Michelle Tomaszycki, NSP Program Coordinator - July 1, 2021

Please join the Neuroscience Program in welcoming Michelle as our new Program Coordinator.  After Sam Beshers retired in June 2020, the Neuroscience Program took a year to review the position and determine how to best fill a spot left vacant by a very beloved coordinator who had committed over 15 years of service to the Program.

We have been very fortunate to find Michelle, former Assistant Professor of Neuroscience at Lafayette College who began this past July 1st.  Please read below to learn more about her.  Michelle is located in Beckman Institute 2321, next to the Neuroscience Program Faculty and Student Lounge.

Michelle Tomaszycki
Michelle Tomaszycki
NSP Program Coordinator (Far Right)


  1. What made you choose to work at the University of Illinois? The program is one of the top neuroscience programs in the nation, so it was pretty much a no brainer!  I respect the program’s strong commitment to diversity and inclusion and its interdisciplinary nature. During my interview, I was impressed with how friendly and open everyone was.  
  1. You specialize in physiology, what made you interested in studying that specific subject versus others? I would consider myself more of a behavioral neuroscientist, since I most interested in the neurobiology of social behavior. I chose this area because I have always been first and foremost curious about behavior—why do we form complex social relationships and how does our underlying neural circuitry permit such relationships? 
  1. What are you most excited for in regard to your new position? Graduate school was a tough, but rewarding, phase in my life and I look forward to assisting students through those tough phases. I also look forward to recruiting students from diverse backgrounds and am excited to help students develop both personally and professionally (developing CVs, writing grant proposals, etc.).  
  1. What impact do you hope to have on the Neuroscience Program? I plan to increase diversity and maximize inclusion efforts. I also hope to contribute to the successes of all students in the neuroscience program and, as a result, even further strengthen the neuroscience program. 
  1. Have you had any major setbacks in your career? How have you overcome them? The life of an academic always has setbacks, I think. My earliest setback was in graduate school. I had decided to do a developmental study in rhesus macaques (I definitely don’t recommend doing such a lengthy project!). In our first year, our lab encountered some problems with the prenatal androgen treatment we were administering, so it set me back an entire year! There were times when I dreamt of quitting graduate school and opening up a bookstore. Thankfully, I persevered!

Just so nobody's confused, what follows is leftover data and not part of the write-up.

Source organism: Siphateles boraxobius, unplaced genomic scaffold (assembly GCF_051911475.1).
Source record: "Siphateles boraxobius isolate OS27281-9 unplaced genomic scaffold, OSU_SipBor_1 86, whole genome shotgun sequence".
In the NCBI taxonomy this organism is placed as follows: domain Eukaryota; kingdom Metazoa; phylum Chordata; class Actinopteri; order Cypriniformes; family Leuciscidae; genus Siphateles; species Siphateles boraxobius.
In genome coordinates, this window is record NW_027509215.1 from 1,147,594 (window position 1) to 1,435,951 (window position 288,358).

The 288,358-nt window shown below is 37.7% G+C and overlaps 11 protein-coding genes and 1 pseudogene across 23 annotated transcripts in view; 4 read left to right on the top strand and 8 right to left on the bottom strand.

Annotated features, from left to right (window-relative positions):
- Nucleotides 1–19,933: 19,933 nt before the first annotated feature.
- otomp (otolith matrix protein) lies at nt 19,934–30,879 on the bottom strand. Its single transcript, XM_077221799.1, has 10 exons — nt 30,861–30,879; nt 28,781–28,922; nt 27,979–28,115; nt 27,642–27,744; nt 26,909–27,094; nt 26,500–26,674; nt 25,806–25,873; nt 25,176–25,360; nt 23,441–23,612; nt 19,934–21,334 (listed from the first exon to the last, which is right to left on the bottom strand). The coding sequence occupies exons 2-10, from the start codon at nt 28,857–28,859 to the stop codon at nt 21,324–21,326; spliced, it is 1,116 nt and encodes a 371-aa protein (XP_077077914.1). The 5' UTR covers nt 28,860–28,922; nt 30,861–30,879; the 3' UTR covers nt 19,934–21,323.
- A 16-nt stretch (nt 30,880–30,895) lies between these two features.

1. How do you spend your free time? I enjoy getting outside and taking walks; I maintain an exercise routine. I like to cook and try out new recipes. Also, there is a drive in near me that screens old horror movies and I frequently go there with friends. For example, over Memorial Day weekend, they are showing a bunch of zombie movies from the 1960s to 1980s and I definitely plan to attend.
  1. What is your favorite place on campus/ Which place are you most excited to visit on campus? Unfortunately, due to the pandemic, I have not visited the campus! I look forward to seeing what campus has to offer! Everyone has talked up the Beckman Institute, so I am excited to see it in person. 
  1. What achievement are you most proud of? (academic or personal) Training 4 first generation college students at Wayne State University who went on to get PhDs in top neuroscience labs (2 are pictured in my photo; I am the one on the right). It’s so rewarding to see how positive lab experiences can set individuals up for long-term success. 
  1. What is the best piece of advice you have given or received? The best piece of advice I received: graduate school will likely take longer than you expect, because things will come up that are outside of your control. My former students have told me that the best piece of advice I have ever given them is, when faced with an overwhelming task (e.g. writing a dissertation), break it up into smaller, manageable tasks and attack them bit by bit (e.g., it’s a low energy day today, but I do have the energy to make tables or write part of my method section).  
  1.  What is your biggest motivation? My commitment to bettering the lives of students; meeting them where they are and getting where they need to be. I look forward to getting to know all of you!